Words Not Wasted

Do you think about why you do what you do? Too often, I don’t. Activities beckon: Ding! Event in thirty minutes . . . And so I go. Then I tumble through the time until the next alert bids me elsewhere. For me, even chores call out from the calendar. I once scheduled Laundry for eight hours. My husband laughed at me.

One thing that I never pen to planners is writing, and yet it’s the activity I do without fail and (almost always) inject with meaning. Why journal prayers? Why prepare Shakespearean sonnets as gifts? Why spend my time tracking one article idea after the next? Why survey a packed conference room just to jot down the way disinterest betrays itself in the way people sit?

In a word: Why write? The question warrants asking and answering — not just for writing, but for every Ding! I want the reasons I write to pervade all activities in my life. Hopefully, this list will help me to make the other lists more than sheer lists. I hope too it helps you.

  1. I write for the glory of God. My ultimate aim is to see Christ magnified in all my life: “So, whether you eat or drink, or whatever you do, do all to the glory of God” (1 Corinthians 10:31). What do I do? I write. If I do not use my words to exalt the Incarnate Word (Jesus), I waste the words.
  2. I write so that I’ll listen. Paul David Tripp says, “If I ever stop being the first audience of my writing, I should stop writing.” Most of what I write never sees the light of day, but I see it. (By “light of day,” I mean social media.) My writing first should make me listen.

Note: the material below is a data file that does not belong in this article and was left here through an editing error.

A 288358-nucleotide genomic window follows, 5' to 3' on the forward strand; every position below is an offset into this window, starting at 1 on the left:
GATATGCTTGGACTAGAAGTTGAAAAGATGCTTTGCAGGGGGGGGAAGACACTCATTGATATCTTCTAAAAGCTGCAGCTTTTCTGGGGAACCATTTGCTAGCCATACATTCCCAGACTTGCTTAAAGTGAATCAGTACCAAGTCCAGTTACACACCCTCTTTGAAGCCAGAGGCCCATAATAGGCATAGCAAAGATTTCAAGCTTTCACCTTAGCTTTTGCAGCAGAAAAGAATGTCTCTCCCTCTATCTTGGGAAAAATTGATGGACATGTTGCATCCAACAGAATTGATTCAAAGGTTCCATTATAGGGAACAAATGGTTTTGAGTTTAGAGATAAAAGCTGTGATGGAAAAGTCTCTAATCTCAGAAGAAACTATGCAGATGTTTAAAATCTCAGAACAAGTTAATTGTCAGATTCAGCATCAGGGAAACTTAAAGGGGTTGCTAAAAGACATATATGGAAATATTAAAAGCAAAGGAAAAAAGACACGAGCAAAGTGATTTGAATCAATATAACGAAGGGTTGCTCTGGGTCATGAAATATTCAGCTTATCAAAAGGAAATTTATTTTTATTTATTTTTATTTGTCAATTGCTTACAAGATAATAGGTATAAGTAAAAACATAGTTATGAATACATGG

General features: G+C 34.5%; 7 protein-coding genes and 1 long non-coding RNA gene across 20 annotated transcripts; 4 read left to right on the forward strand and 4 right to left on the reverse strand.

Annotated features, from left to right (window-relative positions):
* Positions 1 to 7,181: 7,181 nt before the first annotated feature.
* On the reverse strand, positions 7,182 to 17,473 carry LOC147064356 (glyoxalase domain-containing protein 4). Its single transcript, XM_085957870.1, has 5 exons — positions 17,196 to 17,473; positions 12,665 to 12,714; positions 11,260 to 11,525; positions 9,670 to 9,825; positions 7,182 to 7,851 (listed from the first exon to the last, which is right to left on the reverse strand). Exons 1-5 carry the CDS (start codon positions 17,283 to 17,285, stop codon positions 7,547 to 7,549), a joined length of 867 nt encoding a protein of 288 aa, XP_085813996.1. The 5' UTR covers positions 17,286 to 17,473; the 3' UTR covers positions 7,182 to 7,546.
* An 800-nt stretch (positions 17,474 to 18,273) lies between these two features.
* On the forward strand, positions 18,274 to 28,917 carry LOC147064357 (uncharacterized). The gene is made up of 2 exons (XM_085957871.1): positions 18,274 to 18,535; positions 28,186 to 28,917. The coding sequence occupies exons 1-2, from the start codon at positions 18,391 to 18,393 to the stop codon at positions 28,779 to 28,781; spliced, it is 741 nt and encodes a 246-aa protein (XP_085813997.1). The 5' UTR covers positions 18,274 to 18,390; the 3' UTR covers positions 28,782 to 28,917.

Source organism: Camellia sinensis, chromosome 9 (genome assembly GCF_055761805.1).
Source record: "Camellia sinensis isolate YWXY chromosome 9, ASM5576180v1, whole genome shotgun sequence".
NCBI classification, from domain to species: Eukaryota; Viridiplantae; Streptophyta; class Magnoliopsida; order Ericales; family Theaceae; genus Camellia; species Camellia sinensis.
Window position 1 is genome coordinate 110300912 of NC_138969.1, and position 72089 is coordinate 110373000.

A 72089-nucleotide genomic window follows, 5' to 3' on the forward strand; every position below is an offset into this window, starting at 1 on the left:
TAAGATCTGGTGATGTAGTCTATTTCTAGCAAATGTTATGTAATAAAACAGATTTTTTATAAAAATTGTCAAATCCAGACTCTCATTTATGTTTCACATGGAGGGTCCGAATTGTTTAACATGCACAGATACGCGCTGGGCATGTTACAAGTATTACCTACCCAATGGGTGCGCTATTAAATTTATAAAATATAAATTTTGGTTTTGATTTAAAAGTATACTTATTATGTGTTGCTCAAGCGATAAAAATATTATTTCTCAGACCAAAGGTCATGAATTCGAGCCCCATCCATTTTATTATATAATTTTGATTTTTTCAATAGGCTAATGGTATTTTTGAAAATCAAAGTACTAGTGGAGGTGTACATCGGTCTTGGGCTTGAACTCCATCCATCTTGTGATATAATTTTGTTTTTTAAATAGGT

3. I write to encourage other Christians. I have a Bible. My fingers work. My husband selflessly suits up as an editor. I have a decent handle on English grammar. What is more, all around me pulses a community of acquaintances, friends, and family members hungering for God, and — as Henri Nouwen puts it — “it is my growing conviction that my life belongs to others as much as it belongs to myself.” If my words and experiences can encourage other believers, my writing belongs as much to them as it does to me. 
  4. I write for the nonbeliever. Disclaimer: If you feel like this is you, you are right. I’m writing for you. Many people, ranging from those I hardly know to those I have grown up with, would never click on, read through, or seek out anything pertaining to God. However, when I’m the author, they might just click. They might just read. They might just begin to seek out the treasure of the universe.
  5. I write because it brings me joy. I adore uncommon words, semicolons, thesaurus.com, titles with double meaning, and having an anxiety-inducing number of research tabs open on Google Chrome. Nerdy, right? Right. Still, I satisfy myself in God when biblically-faithful words first surround and then pour out of me. I’ve quoted John Piper on this before, and I’ll quote him again: “God is most glorified in us when we are most satisfied in him.” There is no tension between the first and the fifth item on this list. Writing that’s God-glorifying brings me joy, and joy glorifies God.

Full stop.


2 thoughts on “Words Not Wasted

  1. What a beautiful way to restart your blog, Tanner! Your ability with words is truly astounding. Thank you for sharing those words you hold so dear. Waiting for more…

    Like

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